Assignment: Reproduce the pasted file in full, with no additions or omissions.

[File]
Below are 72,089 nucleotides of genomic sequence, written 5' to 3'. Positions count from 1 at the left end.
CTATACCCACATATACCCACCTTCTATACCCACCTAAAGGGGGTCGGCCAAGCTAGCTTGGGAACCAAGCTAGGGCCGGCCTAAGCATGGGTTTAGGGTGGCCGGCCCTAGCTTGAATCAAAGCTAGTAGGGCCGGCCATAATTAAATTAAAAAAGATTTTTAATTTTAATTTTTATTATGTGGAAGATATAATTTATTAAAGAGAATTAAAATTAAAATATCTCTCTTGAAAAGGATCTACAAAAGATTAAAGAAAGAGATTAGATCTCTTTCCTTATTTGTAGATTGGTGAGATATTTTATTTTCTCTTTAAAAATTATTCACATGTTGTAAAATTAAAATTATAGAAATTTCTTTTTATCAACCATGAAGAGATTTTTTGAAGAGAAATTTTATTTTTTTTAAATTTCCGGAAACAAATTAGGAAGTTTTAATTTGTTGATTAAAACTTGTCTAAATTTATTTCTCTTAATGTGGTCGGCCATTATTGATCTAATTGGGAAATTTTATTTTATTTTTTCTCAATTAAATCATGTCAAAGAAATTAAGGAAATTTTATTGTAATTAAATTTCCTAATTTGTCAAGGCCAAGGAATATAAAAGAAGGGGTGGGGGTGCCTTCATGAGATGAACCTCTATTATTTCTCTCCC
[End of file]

Below are 72,089 nucleotides of genomic sequence, written 5' to 3'. Positions count from 1 at the left end.
CTATACCCACATATACCCACCTTCTATACCCACCTAAAGGGGGTCGGCCAAGCTAGCTTGGGAACCAAGCTAGGGCCGGCCTAAGCATGGGTTTAGGGTGGCCGGCCCTAGCTTGAATCAAAGCTAGTAGGGCCGGCCATAATTAAATTAAAAAAGATTTTTAATTTTAATTTTTATTATGTGGAAGATATAATTTATTAAAGAGAATTAAAATTAAAATATCTCTCTTGAAAAGGATCTACAAAAGATTAAAGAAAGAGATTAGATCTCTTTCCTTATTTGTAGATTGGTGAGATATTTTATTTTCTCTTTAAAAATTATTCACATGTTGTAAAATTAAAATTATAGAAATTTCTTTTTATCAACCATGAAGAGATTTTTTGAAGAGAAATTTTATTTTTTTTAAATTTCCGGAAACAAATTAGGAAGTTTTAATTTGTTGATTAAAACTTGTCTAAATTTATTTCTCTTAATGTGGTCGGCCATTATTGATCTAATTGGGAAATTTTATTTTATTTTTTCTCAATTAAATCATGTCAAAGAAATTAAGGAAATTTTATTGTAATTAAATTTCCTAATTTGTCAAGGCCAAGGAATATAAAAGAAGGGGTGGGGGTGCCTTCATGAGATGAACCTCTATTATTTCTCTCCC